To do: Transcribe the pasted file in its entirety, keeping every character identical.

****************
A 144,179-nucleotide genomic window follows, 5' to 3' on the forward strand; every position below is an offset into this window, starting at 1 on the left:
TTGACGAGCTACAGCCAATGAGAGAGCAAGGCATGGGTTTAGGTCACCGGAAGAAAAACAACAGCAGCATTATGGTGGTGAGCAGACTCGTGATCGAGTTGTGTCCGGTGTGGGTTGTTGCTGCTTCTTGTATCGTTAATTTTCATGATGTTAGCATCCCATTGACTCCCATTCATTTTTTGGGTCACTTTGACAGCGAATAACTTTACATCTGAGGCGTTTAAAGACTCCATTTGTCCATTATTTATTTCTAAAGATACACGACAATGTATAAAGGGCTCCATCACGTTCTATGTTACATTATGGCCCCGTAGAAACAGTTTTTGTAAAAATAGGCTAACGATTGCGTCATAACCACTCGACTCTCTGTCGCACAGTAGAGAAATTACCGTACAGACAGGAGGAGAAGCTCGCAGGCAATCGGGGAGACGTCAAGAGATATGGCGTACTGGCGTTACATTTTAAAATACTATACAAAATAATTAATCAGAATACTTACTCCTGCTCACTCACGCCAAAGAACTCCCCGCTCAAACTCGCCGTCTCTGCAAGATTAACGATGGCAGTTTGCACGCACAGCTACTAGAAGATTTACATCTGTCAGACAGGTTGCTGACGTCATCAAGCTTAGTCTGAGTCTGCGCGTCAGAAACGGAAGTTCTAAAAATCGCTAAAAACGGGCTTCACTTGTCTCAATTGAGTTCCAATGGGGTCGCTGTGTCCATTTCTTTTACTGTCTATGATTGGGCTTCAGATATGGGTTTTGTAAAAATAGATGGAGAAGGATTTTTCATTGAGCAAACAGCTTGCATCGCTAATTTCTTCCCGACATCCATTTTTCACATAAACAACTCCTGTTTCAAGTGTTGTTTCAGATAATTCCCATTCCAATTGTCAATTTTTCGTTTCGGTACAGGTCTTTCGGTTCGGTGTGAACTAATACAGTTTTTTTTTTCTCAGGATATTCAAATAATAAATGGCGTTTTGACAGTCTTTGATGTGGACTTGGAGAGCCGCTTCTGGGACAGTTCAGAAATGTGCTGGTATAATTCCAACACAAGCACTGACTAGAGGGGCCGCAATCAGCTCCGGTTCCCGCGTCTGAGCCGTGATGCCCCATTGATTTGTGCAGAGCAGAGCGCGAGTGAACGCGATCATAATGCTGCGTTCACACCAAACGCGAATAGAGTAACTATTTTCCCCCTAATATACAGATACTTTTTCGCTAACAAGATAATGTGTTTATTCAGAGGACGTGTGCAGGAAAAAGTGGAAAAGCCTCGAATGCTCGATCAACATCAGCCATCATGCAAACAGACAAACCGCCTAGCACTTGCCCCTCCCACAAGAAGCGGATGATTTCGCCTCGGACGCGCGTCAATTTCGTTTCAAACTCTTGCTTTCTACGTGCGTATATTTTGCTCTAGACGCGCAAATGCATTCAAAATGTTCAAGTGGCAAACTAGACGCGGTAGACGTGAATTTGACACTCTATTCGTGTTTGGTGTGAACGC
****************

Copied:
A 144,179-nucleotide genomic window follows, 5' to 3' on the forward strand; every position below is an offset into this window, starting at 1 on the left:
TTGACGAGCTACAGCCAATGAGAGAGCAAGGCATGGGTTTAGGTCACCGGAAGAAAAACAACAGCAGCATTATGGTGGTGAGCAGACTCGTGATCGAGTTGTGTCCGGTGTGGGTTGTTGCTGCTTCTTGTATCGTTAATTTTCATGATGTTAGCATCCCATTGACTCCCATTCATTTTTTGGGTCACTTTGACAGCGAATAACTTTACATCTGAGGCGTTTAAAGACTCCATTTGTCCATTATTTATTTCTAAAGATACACGACAATGTATAAAGGGCTCCATCACGTTCTATGTTACATTATGGCCCCGTAGAAACAGTTTTTGTAAAAATAGGCTAACGATTGCGTCATAACCACTCGACTCTCTGTCGCACAGTAGAGAAATTACCGTACAGACAGGAGGAGAAGCTCGCAGGCAATCGGGGAGACGTCAAGAGATATGGCGTACTGGCGTTACATTTTAAAATACTATACAAAATAATTAATCAGAATACTTACTCCTGCTCACTCACGCCAAAGAACTCCCCGCTCAAACTCGCCGTCTCTGCAAGATTAACGATGGCAGTTTGCACGCACAGCTACTAGAAGATTTACATCTGTCAGACAGGTTGCTGACGTCATCAAGCTTAGTCTGAGTCTGCGCGTCAGAAACGGAAGTTCTAAAAATCGCTAAAAACGGGCTTCACTTGTCTCAATTGAGTTCCAATGGGGTCGCTGTGTCCATTTCTTTTACTGTCTATGATTGGGCTTCAGATATGGGTTTTGTAAAAATAGATGGAGAAGGATTTTTCATTGAGCAAACAGCTTGCATCGCTAATTTCTTCCCGACATCCATTTTTCACATAAACAACTCCTGTTTCAAGTGTTGTTTCAGATAATTCCCATTCCAATTGTCAATTTTTCGTTTCGGTACAGGTCTTTCGGTTCGGTGTGAACTAATACAGTTTTTTTTTTCTCAGGATATTCAAATAATAAATGGCGTTTTGACAGTCTTTGATGTGGACTTGGAGAGCCGCTTCTGGGACAGTTCAGAAATGTGCTGGTATAATTCCAACACAAGCACTGACTAGAGGGGCCGCAATCAGCTCCGGTTCCCGCGTCTGAGCCGTGATGCCCCATTGATTTGTGCAGAGCAGAGCGCGAGTGAACGCGATCATAATGCTGCGTTCACACCAAACGCGAATAGAGTAACTATTTTCCCCCTAATATACAGATACTTTTTCGCTAACAAGATAATGTGTTTATTCAGAGGACGTGTGCAGGAAAAAGTGGAAAAGCCTCGAATGCTCGATCAACATCAGCCATCATGCAAACAGACAAACCGCCTAGCACTTGCCCCTCCCACAAGAAGCGGATGATTTCGCCTCGGACGCGCGTCAATTTCGTTTCAAACTCTTGCTTTCTACGTGCGTATATTTTGCTCTAGACGCGCAAATGCATTCAAAATGTTCAAGTGGCAAACTAGACGCGGTAGACGTGAATTTGACACTCTATTCGTGTTTGGTGTGAACGC